And do this …very important for not watery spaghetti squash noodles
Cut the spaghetti squash horizontally as opposed to from tip to end into 4 rings. Season with salt to remove water content. If you worry that the squash will become too salty, please don’t be. The salt will draw the moisture out and we will wipe away excess moisture and salt before baking.
Be sure to watch the video tutorial where I demo how to have a more firm and not mushy/soggy squash noodles. You are going to love it !
Combine the stir-fry sauce with squash noodles and other good stuff like carrots, snow peas, and bean sprouts.
Whisk 2 eggs and swirl around them in a heated sauté pan or wok to make a thin Omelette. Cook until the eggs are firm then add about little less than 1/3 cup of the noodles in one button corner and fold it into an omelette. :))
If you are allergic to eggs, please feel free to skip the omelette part.
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Paleo Pad Thai Noodle Omelette! Stuffed Pad Thai omelette with squash noodles and homemade Pad Thai Sauce ! Paleo Thai recipe. Paleo Asian food.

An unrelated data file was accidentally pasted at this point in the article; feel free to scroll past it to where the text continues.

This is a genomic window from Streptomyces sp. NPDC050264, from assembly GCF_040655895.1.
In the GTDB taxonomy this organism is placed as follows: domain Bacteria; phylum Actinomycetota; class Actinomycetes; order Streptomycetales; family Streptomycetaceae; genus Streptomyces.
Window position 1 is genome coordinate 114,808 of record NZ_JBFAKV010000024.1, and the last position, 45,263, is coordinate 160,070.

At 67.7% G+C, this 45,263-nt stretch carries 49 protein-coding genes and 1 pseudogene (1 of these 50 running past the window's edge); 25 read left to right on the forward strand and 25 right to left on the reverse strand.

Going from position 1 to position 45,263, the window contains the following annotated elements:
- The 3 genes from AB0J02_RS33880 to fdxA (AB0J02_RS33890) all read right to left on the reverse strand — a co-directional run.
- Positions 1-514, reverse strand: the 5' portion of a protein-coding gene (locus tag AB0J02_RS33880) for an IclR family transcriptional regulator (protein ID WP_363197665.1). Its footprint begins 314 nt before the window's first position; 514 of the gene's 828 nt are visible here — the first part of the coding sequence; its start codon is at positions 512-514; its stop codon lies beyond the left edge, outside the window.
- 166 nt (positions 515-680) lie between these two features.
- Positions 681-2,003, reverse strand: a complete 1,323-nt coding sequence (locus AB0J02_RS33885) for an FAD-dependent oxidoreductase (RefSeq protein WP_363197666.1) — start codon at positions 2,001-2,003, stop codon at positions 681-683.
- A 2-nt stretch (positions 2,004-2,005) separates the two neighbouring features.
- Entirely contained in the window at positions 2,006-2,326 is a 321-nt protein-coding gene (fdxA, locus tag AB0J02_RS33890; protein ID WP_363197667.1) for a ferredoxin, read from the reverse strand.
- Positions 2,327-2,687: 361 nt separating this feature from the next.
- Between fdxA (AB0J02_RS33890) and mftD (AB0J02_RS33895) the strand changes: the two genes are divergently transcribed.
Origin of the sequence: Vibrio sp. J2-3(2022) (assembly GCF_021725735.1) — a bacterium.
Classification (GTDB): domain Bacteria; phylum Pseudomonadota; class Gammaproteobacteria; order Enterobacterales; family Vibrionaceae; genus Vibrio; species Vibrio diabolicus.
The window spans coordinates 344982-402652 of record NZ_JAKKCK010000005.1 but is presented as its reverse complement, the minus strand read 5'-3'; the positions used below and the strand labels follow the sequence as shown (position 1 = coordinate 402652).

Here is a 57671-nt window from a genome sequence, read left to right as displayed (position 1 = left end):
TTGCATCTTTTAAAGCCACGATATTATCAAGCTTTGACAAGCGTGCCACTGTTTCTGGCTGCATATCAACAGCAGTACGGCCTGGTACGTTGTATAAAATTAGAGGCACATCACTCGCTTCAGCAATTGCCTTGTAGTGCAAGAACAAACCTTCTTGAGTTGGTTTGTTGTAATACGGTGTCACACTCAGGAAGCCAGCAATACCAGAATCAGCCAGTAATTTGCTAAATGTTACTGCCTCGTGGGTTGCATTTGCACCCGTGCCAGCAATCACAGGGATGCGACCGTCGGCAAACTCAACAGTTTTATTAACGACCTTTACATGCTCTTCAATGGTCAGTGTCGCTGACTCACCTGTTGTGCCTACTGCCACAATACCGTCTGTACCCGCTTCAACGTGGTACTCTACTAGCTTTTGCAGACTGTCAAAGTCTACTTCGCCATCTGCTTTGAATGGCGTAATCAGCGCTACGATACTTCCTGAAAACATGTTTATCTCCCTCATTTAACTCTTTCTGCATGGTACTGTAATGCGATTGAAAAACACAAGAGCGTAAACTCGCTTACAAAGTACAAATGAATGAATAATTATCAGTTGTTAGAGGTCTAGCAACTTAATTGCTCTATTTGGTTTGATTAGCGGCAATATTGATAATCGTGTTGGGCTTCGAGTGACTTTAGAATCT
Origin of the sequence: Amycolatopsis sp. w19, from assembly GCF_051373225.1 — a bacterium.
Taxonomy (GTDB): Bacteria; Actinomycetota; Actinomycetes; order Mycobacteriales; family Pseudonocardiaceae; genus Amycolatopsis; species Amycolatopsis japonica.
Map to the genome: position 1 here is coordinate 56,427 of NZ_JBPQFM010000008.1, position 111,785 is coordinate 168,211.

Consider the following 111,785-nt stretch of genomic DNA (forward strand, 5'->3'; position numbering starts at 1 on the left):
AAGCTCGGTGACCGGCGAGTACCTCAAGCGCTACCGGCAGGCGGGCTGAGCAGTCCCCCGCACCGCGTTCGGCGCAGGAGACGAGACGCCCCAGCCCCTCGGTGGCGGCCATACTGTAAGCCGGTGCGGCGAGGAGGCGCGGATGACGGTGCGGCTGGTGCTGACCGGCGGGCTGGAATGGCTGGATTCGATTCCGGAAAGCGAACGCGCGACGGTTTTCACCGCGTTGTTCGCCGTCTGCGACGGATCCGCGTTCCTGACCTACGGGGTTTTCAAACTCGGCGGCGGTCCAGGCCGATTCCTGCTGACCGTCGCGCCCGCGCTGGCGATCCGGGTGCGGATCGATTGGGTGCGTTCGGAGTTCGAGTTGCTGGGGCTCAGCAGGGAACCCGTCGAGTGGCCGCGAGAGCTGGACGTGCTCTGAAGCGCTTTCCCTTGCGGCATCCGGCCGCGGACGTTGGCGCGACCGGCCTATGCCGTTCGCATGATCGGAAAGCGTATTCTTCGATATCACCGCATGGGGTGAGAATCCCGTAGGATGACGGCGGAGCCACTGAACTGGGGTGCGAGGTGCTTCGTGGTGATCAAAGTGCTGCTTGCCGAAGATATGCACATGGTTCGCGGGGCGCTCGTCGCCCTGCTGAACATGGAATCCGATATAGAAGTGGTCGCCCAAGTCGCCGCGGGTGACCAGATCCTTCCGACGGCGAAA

- 1 small spaghetti squash (about 2 ½ lbs)
- 4 chicken thighs (boneless/skinless), roughly sliced, alt. Chicken breasts
- 7-8 medium size shrimps , peel and deveined (optional)
- 1 cup , carrots julienned (or more if you like)
- 1 cup , bean sprouts (or more if you like)
- 1 cup snow peas , roughly chopped
- 6-8 eggs (2 eggs per omelette), whisk well
- 1 lime
- Small handful of cashew nuts , roughly chopped (optional)
- Ghee or cooking fat of your choice
- Lightly sprinkle salt , white pepper, garlic, onion, and red chili powder
- 2 large garlic cloves
- 2 large shallots
- 3-4 bulbs scallions (separate white and green parts)
- ½ tsp red pepper flakes (optional)
- Noodles: Preheat oven to 400F/205C. Slice ends off the squash, then cut widthwise into halves or rings. Run a knife around the interior of each piece to remove the seeds. Place squash on an oven-safe cooling rack over a rimmed baking sheet and sprinkle both sides with salt. Let sit for 15-20 minutes to allow the salt to draw moisture out. Wipe away excess salt and moisture, then bake for 30 minutes. Rotate the squash rings at half time baking point for even baking. Allow to cool to room temperature, then peel the skin away and separate the strands into long "noodles".